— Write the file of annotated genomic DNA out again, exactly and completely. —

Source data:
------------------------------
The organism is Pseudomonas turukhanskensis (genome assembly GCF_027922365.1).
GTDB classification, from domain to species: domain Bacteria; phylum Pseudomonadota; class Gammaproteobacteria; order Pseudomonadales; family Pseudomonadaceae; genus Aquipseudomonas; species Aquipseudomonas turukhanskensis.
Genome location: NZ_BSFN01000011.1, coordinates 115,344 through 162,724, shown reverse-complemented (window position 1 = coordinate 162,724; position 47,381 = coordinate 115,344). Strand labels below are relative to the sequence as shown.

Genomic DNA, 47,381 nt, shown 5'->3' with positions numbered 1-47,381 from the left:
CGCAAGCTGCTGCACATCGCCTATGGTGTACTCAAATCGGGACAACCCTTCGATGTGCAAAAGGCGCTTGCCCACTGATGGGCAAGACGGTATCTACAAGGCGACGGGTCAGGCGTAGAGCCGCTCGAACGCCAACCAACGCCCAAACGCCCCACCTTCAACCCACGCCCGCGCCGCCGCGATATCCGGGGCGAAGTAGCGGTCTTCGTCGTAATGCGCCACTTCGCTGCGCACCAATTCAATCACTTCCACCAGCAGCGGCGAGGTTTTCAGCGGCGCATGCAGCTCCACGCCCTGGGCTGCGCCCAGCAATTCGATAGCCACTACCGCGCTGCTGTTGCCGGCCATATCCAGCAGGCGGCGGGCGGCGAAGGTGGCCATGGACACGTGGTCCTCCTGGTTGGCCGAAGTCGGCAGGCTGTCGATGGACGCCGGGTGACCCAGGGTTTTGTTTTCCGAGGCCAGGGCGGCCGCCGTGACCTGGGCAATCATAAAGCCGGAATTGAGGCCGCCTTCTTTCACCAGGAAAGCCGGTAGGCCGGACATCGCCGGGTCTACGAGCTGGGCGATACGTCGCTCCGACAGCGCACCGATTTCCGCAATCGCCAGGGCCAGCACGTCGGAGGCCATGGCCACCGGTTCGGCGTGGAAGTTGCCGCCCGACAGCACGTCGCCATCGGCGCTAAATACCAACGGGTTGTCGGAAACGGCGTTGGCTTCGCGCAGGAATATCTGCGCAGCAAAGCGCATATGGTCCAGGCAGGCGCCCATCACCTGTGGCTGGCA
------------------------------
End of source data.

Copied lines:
The organism is Pseudomonas turukhanskensis (genome assembly GCF_027922365.1).
GTDB classification, from domain to species: domain Bacteria; phylum Pseudomonadota; class Gammaproteobacteria; order Pseudomonadales; family Pseudomonadaceae; genus Aquipseudomonas; species Aquipseudomonas turukhanskensis.
Genome location: NZ_BSFN01000011.1, coordinates 115,344 through 162,724, shown reverse-complemented (window position 1 = coordinate 162,724; position 47,381 = coordinate 115,344). Strand labels below are relative to the sequence as shown.

Genomic DNA, 47,381 nt, shown 5'->3' with positions numbered 1-47,381 from the left:
CGCAAGCTGCTGCACATCGCCTATGGTGTACTCAAATCGGGACAACCCTTCGATGTGCAAAAGGCGCTTGCCCACTGATGGGCAAGACGGTATCTACAAGGCGACGGGTCAGGCGTAGAGCCGCTCGAACGCCAACCAACGCCCAAACGCCCCACCTTCAACCCACGCCCGCGCCGCCGCGATATCCGGGGCGAAGTAGCGGTCTTCGTCGTAATGCGCCACTTCGCTGCGCACCAATTCAATCACTTCCACCAGCAGCGGCGAGGTTTTCAGCGGCGCATGCAGCTCCACGCCCTGGGCTGCGCCCAGCAATTCGATAGCCACTACCGCGCTGCTGTTGCCGGCCATATCCAGCAGGCGGCGGGCGGCGAAGGTGGCCATGGACACGTGGTCCTCCTGGTTGGCCGAAGTCGGCAGGCTGTCGATGGACGCCGGGTGACCCAGGGTTTTGTTTTCCGAGGCCAGGGCGGCCGCCGTGACCTGGGCAATCATAAAGCCGGAATTGAGGCCGCCTTCTTTCACCAGGAAAGCCGGTAGGCCGGACATCGCCGGGTCTACGAGCTGGGCGATACGTCGCTCCGACAGCGCACCGATTTCCGCAATCGCCAGGGCCAGCACGTCGGAGGCCATGGCCACCGGTTCGGCGTGGAAGTTGCCGCCCGACAGCACGTCGCCATCGGCGCTAAATACCAACGGGTTGTCGGAAACGGCGTTGGCTTCGCGCAGGAATATCTGCGCAGCAAAGCGCATATGGTCCAGGCAGGCGCCCATCACCTGTGGCTGGCA